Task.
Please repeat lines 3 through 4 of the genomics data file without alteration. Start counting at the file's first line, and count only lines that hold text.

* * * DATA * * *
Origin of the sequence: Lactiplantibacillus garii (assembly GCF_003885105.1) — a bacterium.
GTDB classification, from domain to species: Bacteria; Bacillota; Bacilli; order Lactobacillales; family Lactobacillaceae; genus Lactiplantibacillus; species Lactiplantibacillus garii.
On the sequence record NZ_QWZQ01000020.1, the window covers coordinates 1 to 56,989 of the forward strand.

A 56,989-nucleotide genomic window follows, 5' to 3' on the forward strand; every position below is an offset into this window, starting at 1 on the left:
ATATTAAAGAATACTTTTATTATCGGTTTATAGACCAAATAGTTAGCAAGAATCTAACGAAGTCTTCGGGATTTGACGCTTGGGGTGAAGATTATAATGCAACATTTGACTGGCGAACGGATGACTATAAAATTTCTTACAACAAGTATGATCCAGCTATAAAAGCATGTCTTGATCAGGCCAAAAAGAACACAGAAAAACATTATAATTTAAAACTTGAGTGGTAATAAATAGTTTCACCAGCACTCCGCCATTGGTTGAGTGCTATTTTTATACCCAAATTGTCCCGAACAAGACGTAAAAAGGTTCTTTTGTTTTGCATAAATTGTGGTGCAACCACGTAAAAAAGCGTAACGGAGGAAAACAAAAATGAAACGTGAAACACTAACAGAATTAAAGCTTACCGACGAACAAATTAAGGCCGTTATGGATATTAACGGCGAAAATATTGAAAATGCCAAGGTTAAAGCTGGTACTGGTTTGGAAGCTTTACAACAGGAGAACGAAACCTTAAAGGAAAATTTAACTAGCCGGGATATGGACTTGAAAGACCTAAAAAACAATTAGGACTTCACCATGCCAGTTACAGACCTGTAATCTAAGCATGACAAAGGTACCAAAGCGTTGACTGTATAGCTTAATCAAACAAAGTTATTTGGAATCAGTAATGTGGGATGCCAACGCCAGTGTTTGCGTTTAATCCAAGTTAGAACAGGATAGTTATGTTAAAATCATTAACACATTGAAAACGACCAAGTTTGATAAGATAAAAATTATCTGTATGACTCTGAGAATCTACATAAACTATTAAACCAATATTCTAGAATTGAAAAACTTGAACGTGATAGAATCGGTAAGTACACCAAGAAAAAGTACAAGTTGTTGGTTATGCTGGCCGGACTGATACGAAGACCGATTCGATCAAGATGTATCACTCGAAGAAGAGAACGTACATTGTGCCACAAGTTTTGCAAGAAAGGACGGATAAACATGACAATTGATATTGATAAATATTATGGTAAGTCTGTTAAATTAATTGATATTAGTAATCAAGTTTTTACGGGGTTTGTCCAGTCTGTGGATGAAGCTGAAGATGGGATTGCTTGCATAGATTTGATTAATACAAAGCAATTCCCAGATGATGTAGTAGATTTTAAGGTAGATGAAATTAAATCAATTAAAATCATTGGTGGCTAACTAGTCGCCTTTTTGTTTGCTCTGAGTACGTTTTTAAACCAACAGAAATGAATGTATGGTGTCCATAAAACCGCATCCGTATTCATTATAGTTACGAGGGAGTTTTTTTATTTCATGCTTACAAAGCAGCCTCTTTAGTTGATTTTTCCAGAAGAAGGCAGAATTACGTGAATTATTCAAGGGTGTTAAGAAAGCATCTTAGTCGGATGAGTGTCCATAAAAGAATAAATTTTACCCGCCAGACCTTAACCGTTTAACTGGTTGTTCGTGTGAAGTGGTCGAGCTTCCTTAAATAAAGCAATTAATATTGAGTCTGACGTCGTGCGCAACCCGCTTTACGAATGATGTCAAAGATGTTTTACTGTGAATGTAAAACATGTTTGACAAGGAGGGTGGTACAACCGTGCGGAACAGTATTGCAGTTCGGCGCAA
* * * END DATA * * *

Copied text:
On the sequence record NZ_QWZQ01000020.1, the window covers coordinates 1 to 56,989 of the forward strand.

A 56,989-nucleotide genomic window follows, 5' to 3' on the forward strand; every position below is an offset into this window, starting at 1 on the left: